SEC rolls out Operation Spamalot, investigates 35 suspected firms

The Securities and Exchange Commission has taken the drastic step of suspending trading in shares of 35 companies whose stocks have frequently been touted in mass spam campaigns.

SEC officials said on Feb. 8 that the firms involved -- none of which are household names -- have been the subject of repeated spam efforts meant to drive up trading of their securities and, subsequently, the value of the companies themselves.

The trading bans will last for 10 days, after which shares in the involved companies will be unlocked -- unless the SEC's ongoing investigation proves any of the firms were involved in the e-mail schemes.

While the ban might seem unfair to the businesses involved, especially if their names and securities were merely selected by scammers looking for penny stocks to inflate in so-called pump-and-dump operations, SEC officials said that in each business's case, there were sufficient questions raised regarding the "adequacy and accuracy" of information being advertised about the companies.

Criminals have increasingly begun using spam to drive up interest in cheap stocks over the last several years. Before sending out mass messages about a specific firm, the individuals buy stock in the companies in the expectation that, with their e-mails, they can convince other people to purchase shares. When prices of the shares involved rise, the schemers sell off their own holdings, thus the pump-and-dump moniker.

Read the InfoWorld article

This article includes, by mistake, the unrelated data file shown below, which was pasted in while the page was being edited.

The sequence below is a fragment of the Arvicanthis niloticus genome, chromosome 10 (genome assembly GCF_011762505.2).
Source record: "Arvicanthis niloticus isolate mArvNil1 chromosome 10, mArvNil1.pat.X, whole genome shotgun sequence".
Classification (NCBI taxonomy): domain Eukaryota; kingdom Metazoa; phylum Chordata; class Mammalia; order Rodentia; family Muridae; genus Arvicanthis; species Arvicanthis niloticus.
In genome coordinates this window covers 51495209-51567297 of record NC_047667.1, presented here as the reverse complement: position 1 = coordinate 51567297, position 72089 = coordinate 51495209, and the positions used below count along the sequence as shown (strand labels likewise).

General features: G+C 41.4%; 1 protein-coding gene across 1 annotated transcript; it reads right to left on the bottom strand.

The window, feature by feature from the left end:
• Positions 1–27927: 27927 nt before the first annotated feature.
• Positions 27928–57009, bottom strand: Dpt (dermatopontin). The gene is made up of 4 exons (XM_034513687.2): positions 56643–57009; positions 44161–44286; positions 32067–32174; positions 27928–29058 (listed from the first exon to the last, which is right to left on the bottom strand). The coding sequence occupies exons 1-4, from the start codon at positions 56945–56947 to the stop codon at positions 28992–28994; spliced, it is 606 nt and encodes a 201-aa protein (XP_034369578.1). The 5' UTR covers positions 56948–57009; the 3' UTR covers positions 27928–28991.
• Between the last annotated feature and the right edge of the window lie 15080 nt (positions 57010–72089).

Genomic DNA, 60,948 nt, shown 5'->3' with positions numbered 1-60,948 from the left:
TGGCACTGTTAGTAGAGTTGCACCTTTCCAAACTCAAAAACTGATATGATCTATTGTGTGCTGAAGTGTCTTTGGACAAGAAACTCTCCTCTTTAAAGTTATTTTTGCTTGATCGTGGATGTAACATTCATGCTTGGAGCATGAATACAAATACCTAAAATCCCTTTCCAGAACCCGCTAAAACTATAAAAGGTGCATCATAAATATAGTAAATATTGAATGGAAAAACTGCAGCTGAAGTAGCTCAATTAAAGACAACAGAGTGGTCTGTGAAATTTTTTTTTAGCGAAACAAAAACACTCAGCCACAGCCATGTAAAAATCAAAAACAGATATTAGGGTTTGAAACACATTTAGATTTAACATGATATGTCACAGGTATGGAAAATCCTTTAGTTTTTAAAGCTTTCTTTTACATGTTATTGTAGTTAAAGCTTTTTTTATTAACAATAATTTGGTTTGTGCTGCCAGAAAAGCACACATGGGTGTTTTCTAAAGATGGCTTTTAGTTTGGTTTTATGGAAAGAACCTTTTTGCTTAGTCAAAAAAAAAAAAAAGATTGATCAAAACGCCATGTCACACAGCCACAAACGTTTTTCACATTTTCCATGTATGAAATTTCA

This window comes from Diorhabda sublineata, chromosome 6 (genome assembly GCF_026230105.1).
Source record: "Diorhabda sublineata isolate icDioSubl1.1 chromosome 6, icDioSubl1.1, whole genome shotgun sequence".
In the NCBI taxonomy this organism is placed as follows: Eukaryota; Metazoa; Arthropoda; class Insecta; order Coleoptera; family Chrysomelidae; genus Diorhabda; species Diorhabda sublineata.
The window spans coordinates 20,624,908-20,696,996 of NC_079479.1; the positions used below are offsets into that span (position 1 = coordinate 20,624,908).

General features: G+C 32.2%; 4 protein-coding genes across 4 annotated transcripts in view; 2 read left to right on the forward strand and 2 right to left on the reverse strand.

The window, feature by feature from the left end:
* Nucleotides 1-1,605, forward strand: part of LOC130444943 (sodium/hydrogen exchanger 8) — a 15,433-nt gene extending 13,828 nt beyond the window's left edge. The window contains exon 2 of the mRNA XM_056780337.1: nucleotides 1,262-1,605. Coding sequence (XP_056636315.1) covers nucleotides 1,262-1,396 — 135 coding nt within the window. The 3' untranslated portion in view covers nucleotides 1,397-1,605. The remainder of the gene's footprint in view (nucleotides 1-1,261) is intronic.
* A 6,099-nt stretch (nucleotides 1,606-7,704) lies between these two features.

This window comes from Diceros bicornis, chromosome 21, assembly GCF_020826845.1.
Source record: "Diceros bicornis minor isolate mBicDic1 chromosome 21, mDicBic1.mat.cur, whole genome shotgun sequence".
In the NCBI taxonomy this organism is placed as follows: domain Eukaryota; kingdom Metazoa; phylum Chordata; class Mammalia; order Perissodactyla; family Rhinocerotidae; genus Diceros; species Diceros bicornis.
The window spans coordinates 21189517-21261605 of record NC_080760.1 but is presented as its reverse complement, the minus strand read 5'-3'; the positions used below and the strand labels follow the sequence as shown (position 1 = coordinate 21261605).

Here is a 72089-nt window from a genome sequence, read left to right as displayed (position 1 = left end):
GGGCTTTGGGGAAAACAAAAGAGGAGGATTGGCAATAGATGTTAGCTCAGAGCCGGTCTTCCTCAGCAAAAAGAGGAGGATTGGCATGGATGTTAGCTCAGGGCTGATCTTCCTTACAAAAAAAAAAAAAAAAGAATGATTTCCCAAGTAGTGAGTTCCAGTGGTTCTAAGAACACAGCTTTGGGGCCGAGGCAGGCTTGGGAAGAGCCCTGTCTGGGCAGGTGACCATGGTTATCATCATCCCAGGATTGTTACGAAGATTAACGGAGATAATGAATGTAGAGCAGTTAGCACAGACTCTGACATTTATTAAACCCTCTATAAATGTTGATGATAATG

Edinburgh Sheriff finds spammer liable for over £1300.

In what is believed to be the highest damages award an individual has received in the UK and thought to be the first case in Scotland, an Edinburgh man has successfully claimed damages from a sender of unsolicited commercial email.

Gordon Dick was granted decree in Edinburgh Sheriff Court against Transcom Internet Services Ltd (Transcom) of Henley-on-Thames. The judgement, in January, awarded Mr Dick damages and, unusually for a small claim, lifted the normal £75 cap on expenses the defender was ordered to pay.

For receiving spam email from Transcom, the court awarded Mr Dick :

Damages: £750 plus 8% interest per annum from 10th May 2006 until paid
Expenses: £618.66
Total £1368.66 (plus interest)

If all 72,000 recipients of this particular spam were eligible to claim the same damages then the spammers bill could total over £54,000,000!

Read the article

Rinbot worm won't go away

The Rinbot worm continues to pester and plague companies, several security organizations said, even as Symantec Corp. declared that its honeypot network had captured traffic showing that a botnet was spreading the malware.

Rinbot is an on-again, off-again threat that exploits a pair of long-patched vulnerabilities -- one in Microsoft Windows' Server Service fixed in August 2006, the other in Symantec's own Client Security and Symantec AntiVirus software, which were patched in June. Rinbot was last in the news a week ago when systems at Turner Broadcasting System Inc., part of Time Warner Inc. and the parent of Cable News Network LP, were reportedly attacked by Rinbot. The worm is also known as Delbot.

Shirley Powell, a spokeswoman for Turner Broadcasting, declined to identify the exploit that hit the company's network. But she confirmed in an e-mail that "we have been hit by a virus." The effect was minimal, but "repairs are ongoing," she said.